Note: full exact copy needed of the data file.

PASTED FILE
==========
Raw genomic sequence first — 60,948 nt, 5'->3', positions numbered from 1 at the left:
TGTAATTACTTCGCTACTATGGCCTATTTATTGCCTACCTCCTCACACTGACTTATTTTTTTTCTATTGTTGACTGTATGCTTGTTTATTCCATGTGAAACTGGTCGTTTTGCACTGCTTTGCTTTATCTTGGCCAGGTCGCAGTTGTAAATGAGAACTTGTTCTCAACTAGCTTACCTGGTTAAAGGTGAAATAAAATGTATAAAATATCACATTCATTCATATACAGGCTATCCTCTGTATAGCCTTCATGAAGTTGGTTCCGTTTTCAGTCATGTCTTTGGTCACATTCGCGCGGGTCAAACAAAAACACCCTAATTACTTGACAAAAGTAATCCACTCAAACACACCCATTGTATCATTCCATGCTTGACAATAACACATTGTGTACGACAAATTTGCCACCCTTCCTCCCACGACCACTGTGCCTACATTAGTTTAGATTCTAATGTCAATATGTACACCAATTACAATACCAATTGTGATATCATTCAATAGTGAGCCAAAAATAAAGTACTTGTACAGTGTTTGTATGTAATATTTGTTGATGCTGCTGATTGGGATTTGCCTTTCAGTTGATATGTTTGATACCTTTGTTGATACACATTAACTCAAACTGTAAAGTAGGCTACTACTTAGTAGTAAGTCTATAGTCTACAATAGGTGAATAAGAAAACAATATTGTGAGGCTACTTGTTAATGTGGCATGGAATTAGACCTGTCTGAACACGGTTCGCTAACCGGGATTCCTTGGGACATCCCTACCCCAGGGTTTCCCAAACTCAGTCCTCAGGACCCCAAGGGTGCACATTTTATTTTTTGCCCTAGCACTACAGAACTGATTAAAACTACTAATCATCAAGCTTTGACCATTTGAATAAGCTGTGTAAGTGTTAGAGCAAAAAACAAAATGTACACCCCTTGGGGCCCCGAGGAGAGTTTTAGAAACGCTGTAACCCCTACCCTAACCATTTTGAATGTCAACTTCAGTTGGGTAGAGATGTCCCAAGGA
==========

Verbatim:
Raw genomic sequence first — 60,948 nt, 5'->3', positions numbered from 1 at the left:
TGTAATTACTTCGCTACTATGGCCTATTTATTGCCTACCTCCTCACACTGACTTATTTTTTTTCTATTGTTGACTGTATGCTTGTTTATTCCATGTGAAACTGGTCGTTTTGCACTGCTTTGCTTTATCTTGGCCAGGTCGCAGTTGTAAATGAGAACTTGTTCTCAACTAGCTTACCTGGTTAAAGGTGAAATAAAATGTATAAAATATCACATTCATTCATATACAGGCTATCCTCTGTATAGCCTTCATGAAGTTGGTTCCGTTTTCAGTCATGTCTTTGGTCACATTCGCGCGGGTCAAACAAAAACACCCTAATTACTTGACAAAAGTAATCCACTCAAACACACCCATTGTATCATTCCATGCTTGACAATAACACATTGTGTACGACAAATTTGCCACCCTTCCTCCCACGACCACTGTGCCTACATTAGTTTAGATTCTAATGTCAATATGTACACCAATTACAATACCAATTGTGATATCATTCAATAGTGAGCCAAAAATAAAGTACTTGTACAGTGTTTGTATGTAATATTTGTTGATGCTGCTGATTGGGATTTGCCTTTCAGTTGATATGTTTGATACCTTTGTTGATACACATTAACTCAAACTGTAAAGTAGGCTACTACTTAGTAGTAAGTCTATAGTCTACAATAGGTGAATAAGAAAACAATATTGTGAGGCTACTTGTTAATGTGGCATGGAATTAGACCTGTCTGAACACGGTTCGCTAACCGGGATTCCTTGGGACATCCCTACCCCAGGGTTTCCCAAACTCAGTCCTCAGGACCCCAAGGGTGCACATTTTATTTTTTGCCCTAGCACTACAGAACTGATTAAAACTACTAATCATCAAGCTTTGACCATTTGAATAAGCTGTGTAAGTGTTAGAGCAAAAAACAAAATGTACACCCCTTGGGGCCCCGAGGAGAGTTTTAGAAACGCTGTAACCCCTACCCTAACCATTTTGAATGTCAACTTCAGTTGGGTAGAGATGTCCCAAGGA